The contractual basics of offer, acceptance and consideration are usually dispensed with at the top of the book – the first two or three pages of the contract. These provisions establish the “what” of the deal. A few pages in come the provisions in which the parties represent to each other that certain facts are true, warrant that a set of facts are accurate, covenant to do things and not do things, and state the conditions on their performance under the contract. These sections answer the question of “why.” The representations, warranties, covenants and conditions, and the indemnification and remedy provisions that interact with them, lay bare the reasons for the deal – the preconceptions of the parties. This is why these provisions are usually negotiated with a high level of precision, whether the method is the rigorous terseness or the high fence of words.
The four concepts are distinct but interrelated.
- A representation is an assertion of fact that is given by one party to another party to induce that party to enter into a contract, close on the contract, accept the risks inherent in the deal, or take some other action. If the representation of fact is untrue, it is inaccurate, and the remedies for misrepresentation set forth in the contract are available, which could include undoing the contract. The contract sets the remedies.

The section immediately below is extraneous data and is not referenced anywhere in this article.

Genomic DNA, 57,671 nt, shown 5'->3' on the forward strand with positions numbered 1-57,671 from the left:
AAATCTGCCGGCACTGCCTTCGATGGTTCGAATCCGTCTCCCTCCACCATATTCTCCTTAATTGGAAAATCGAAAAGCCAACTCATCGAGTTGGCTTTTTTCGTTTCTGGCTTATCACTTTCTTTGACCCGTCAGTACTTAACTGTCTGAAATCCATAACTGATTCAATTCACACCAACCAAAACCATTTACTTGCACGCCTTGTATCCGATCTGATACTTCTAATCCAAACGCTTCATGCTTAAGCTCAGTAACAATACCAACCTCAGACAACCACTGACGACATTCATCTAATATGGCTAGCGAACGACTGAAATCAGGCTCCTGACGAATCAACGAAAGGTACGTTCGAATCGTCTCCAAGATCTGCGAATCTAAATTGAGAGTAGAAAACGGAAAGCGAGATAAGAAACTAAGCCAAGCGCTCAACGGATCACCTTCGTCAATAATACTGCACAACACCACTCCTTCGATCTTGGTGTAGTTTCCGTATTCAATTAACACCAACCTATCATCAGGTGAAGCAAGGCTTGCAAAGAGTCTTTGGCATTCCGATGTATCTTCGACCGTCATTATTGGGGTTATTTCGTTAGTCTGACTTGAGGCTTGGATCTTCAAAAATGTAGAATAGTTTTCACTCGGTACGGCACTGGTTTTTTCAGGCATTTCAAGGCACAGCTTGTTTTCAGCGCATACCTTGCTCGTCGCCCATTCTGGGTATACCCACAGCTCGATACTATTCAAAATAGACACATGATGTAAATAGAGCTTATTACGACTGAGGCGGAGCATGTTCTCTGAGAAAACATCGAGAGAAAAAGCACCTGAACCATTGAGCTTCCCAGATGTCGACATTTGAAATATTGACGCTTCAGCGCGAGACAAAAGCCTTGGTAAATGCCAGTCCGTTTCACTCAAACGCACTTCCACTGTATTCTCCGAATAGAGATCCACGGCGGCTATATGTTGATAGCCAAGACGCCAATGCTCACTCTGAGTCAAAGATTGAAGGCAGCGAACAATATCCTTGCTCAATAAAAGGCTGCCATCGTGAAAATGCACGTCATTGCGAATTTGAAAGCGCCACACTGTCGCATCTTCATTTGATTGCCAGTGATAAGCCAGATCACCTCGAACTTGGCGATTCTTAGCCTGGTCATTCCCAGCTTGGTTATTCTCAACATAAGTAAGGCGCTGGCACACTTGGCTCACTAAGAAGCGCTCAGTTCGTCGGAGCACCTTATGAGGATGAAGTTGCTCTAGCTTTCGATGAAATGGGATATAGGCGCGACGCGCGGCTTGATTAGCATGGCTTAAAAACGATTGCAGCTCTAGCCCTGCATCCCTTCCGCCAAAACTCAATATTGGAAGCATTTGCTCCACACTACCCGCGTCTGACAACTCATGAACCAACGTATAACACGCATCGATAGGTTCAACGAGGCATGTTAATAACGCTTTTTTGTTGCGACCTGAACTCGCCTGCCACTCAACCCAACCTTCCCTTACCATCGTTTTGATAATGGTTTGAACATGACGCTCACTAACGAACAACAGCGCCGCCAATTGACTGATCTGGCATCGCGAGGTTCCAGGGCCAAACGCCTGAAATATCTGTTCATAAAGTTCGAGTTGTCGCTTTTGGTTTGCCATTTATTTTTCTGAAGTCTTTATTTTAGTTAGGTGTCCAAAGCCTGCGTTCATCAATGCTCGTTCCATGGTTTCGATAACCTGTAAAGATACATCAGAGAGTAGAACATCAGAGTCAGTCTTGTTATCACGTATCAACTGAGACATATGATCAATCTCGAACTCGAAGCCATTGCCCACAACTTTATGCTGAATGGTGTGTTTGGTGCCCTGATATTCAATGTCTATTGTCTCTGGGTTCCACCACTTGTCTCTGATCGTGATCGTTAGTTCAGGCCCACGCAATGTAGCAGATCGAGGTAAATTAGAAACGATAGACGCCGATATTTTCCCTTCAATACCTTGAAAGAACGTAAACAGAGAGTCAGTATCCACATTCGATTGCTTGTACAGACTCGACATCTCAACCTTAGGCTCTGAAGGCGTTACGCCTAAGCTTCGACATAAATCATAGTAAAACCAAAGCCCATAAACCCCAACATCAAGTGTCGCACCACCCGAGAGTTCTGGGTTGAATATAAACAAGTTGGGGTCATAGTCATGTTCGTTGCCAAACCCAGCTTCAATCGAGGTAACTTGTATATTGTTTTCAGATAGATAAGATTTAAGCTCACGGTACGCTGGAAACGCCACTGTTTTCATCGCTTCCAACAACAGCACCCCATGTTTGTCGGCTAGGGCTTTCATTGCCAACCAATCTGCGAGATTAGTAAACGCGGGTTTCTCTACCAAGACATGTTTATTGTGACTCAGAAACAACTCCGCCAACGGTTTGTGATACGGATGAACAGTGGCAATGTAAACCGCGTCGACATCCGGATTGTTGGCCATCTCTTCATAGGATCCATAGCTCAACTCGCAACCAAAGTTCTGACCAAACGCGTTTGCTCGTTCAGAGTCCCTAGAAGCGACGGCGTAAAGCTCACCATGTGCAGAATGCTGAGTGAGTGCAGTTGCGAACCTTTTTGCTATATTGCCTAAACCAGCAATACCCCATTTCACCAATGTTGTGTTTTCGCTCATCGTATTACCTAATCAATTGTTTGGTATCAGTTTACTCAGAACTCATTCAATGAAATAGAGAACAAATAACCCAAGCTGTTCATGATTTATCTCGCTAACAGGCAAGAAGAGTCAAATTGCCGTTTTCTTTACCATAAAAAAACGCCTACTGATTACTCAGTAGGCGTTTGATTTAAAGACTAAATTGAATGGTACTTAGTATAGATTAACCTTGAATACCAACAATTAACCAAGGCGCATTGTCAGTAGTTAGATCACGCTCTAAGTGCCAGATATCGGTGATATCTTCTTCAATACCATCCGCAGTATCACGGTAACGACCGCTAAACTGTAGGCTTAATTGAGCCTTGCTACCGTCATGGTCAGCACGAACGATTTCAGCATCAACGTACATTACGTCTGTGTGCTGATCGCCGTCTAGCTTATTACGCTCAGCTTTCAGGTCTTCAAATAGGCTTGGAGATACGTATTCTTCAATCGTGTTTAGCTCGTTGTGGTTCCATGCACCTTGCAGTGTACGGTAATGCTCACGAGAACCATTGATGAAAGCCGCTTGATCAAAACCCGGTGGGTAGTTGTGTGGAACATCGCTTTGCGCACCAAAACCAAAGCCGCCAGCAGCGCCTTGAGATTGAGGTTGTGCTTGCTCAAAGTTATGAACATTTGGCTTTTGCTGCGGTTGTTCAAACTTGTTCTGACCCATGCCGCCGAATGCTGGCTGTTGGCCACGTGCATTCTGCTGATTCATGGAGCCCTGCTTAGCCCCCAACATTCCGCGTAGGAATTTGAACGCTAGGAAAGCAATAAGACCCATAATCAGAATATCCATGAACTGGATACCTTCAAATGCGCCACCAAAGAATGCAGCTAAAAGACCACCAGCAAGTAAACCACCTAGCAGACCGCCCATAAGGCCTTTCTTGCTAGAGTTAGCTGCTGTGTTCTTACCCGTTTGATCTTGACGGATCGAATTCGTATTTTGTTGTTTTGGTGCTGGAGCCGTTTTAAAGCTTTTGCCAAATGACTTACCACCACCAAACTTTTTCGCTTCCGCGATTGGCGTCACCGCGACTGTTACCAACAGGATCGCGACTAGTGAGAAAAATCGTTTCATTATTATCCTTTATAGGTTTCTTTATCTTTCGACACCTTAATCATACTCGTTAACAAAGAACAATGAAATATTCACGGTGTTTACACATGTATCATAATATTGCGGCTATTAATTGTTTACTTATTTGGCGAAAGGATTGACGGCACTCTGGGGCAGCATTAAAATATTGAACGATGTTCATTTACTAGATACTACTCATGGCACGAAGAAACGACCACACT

- A warranty is a promise that the facts asserted are true, which is impliedly supported by a promise to make it right if it isn’t true. If the warranted facts are untrue, it is a breach of contract, which, technically, is different than misrepresentation.